Working for the Weekend: Canadian Musicians Reveal Their Day Jobs

Show & Tell

A glimpse inside the working life of Hanorah, Said the Whale, Sarah Neufeld, Royal Canoe and more

Photo: Monse Muro

BY Alex HudsonPublished Dec 18, 2023

It's famously challenging for even established artists to make a career out of music, meaning that most have to earn a living in other ways. Whether working on the side as a way to launch a full-time music career, or simply using music as a hobby to unwind from the rigours of another job, Canadian artists extend their talents into all sorts of professional fields.

For our Show & Tell column, we asked a few musicians to give us a glimpse of the day jobs they work when they're away from the stage.

Rachel Bright of Dead Broke
Fine art handler and photographer

Photo courtesy of the artist

When Rachel Bright isn't kicking up a racket with Toronto garage punks Dead Broke, who released their When the Night Comes In EP this fall, she pulls double duty as both an art handler and freelancer photographer. The former of these involves "transport, heavy lifting, liaising and installing artworks for artists and their collectors on a local and international scale," she tells Exclaim! "Support your local galleries, and next time you visit, take a moment to think about how those intricate works made their way onto the walls. That was an art handler!"

Bookstore salesperson

Photo: Monse Muro

Montreal singer-songwriter Hanorah became a devoted reader during COVID lockdowns, and eventually, this led to her taking a part-time job at an indie bookstore. "I needed something else to occupy my mind to curb my obsessive tendencies in album-making mode," she reflects. "Having multiple things going on in my life helps me feel balanced. It feels grounding if you don't let it consume you. Otherwise, I have a habit of just staring at a wall, spiralling about perceived success and putting undue pressure on myself. I clock out and it's off my mind."

The fruits of her life-work balance can be heard in the form of the new EP Time Waits for No Woman. Plus, the job comes with perks: "Right before these photos were taken, my coworker Jules said to me, 'I saved you the last goldfish cracker.'"

Katie Cruel

Photo: Ryan Gullen 

If you had the good fortune to be in the studio when country noir songwriter Katie Cruel was recording this fall's Lost Vagus, you might gotten to enjoy some of her cooking. "I've always said that food and music make the ultimate power couple," she says, "Thanks to Katering Co., boy, do I make a lot of both! When I'm not behind the microphone or the pen, I can usually be found behind the cutting board cooking for my clients in the studio. There is indeed a lore to the after-dinner take!"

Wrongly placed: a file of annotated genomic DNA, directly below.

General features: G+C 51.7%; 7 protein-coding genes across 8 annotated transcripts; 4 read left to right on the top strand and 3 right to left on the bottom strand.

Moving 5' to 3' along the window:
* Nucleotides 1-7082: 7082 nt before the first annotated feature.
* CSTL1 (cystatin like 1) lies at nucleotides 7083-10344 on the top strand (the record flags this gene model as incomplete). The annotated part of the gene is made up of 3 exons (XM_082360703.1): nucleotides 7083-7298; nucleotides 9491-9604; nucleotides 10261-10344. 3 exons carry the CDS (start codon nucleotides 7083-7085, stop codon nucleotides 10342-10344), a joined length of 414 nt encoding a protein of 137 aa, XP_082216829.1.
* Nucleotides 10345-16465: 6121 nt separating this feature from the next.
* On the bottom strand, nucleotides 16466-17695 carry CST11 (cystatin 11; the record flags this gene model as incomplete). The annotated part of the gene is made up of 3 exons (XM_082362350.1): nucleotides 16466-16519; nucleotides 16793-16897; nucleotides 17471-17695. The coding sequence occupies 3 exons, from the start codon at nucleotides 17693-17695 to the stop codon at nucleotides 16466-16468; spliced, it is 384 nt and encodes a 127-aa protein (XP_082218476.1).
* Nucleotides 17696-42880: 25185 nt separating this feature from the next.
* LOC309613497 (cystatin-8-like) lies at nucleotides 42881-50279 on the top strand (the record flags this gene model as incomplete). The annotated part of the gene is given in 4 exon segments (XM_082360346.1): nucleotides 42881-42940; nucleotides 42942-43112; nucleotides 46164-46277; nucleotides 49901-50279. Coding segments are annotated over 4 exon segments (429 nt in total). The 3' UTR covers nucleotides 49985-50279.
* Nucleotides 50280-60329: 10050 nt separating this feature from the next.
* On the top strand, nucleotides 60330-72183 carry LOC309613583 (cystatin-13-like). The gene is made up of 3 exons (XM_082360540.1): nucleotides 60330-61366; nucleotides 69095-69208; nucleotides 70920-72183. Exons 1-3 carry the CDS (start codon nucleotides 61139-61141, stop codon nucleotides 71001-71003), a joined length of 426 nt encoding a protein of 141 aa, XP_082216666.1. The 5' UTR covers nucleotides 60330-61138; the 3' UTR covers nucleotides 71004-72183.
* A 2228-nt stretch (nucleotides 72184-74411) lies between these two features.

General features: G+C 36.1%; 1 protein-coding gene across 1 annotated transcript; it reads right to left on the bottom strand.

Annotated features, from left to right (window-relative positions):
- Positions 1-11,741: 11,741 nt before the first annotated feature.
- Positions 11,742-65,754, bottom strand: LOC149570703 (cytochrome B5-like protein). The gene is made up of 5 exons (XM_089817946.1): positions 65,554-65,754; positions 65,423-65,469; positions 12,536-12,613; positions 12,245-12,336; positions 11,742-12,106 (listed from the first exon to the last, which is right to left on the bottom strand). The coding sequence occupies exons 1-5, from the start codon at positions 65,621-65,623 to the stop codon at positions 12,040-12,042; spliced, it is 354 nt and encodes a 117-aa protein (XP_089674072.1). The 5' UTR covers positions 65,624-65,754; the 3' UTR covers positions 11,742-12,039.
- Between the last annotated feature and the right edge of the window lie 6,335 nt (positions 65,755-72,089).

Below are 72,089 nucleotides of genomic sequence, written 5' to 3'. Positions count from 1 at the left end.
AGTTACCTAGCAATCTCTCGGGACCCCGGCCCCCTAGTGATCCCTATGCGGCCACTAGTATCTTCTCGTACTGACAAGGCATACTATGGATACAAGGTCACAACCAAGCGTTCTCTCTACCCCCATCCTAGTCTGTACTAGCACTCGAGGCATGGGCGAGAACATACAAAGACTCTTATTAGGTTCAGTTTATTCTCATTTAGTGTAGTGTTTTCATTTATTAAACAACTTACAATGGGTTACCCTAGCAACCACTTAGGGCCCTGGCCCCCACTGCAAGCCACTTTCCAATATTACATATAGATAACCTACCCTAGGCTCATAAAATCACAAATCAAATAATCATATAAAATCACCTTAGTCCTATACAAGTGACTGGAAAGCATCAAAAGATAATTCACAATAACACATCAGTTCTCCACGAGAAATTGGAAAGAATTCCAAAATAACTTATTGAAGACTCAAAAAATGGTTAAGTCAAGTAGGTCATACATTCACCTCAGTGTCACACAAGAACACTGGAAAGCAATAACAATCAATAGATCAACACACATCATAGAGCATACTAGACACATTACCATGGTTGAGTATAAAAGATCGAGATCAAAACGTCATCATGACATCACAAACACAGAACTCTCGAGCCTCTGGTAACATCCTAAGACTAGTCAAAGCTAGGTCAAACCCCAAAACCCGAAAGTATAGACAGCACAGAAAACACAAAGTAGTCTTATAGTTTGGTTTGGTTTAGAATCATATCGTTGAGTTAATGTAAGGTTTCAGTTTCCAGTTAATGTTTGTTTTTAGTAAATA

Coffee shop owner

Photo: Gustavo Segura

As a musician, Louwop combines the sounds of his native El Salvador with hip-hop — and as a café owner, he brings the coffee of El Salvador to Linsday, ON. "This has created many opportunities to share stories and part of my culture with customers," he says of Northwardcoffee, which opened in January 2021. "We've become an integral part of our community, whom we love dearly." Louwop even teamed up with Oakville's Firebat Coffee Roasters to create a signature coffee for his recent album, La Ofrenda.

Oliver Ghoul
Emergency room psychiatrist

Photo courtesy of the artist

Montreal songwriter Oliver Ghoul works an intense job as an emergency room psychiatrist, and making psychedelic pop — as heard on this summer's The Big Reveal EP — is his way of unwinding from the stresses of the job. He tells Exclaim!, "I love my career, but it can get pretty heavy at times. Music is what allows me to do what I do; it helps me process the intensity of the daily grind."

Sarah Neufeld
Yoga instructor

Photo: Katia Repina

Away from the intensity of touring with bands and being one of Canada's most notable violinists, Sarah Neufeld unwinds by practicing (and teaching) yoga. "I fell in love with yoga when I was young and had just started touring in bands," she says. "The practice helped me balance myself out in so many ways." She has co-founded two yoga studios in New York, and she says that "connecting with the staff and community at the studios keeps me grounded and helps me grow."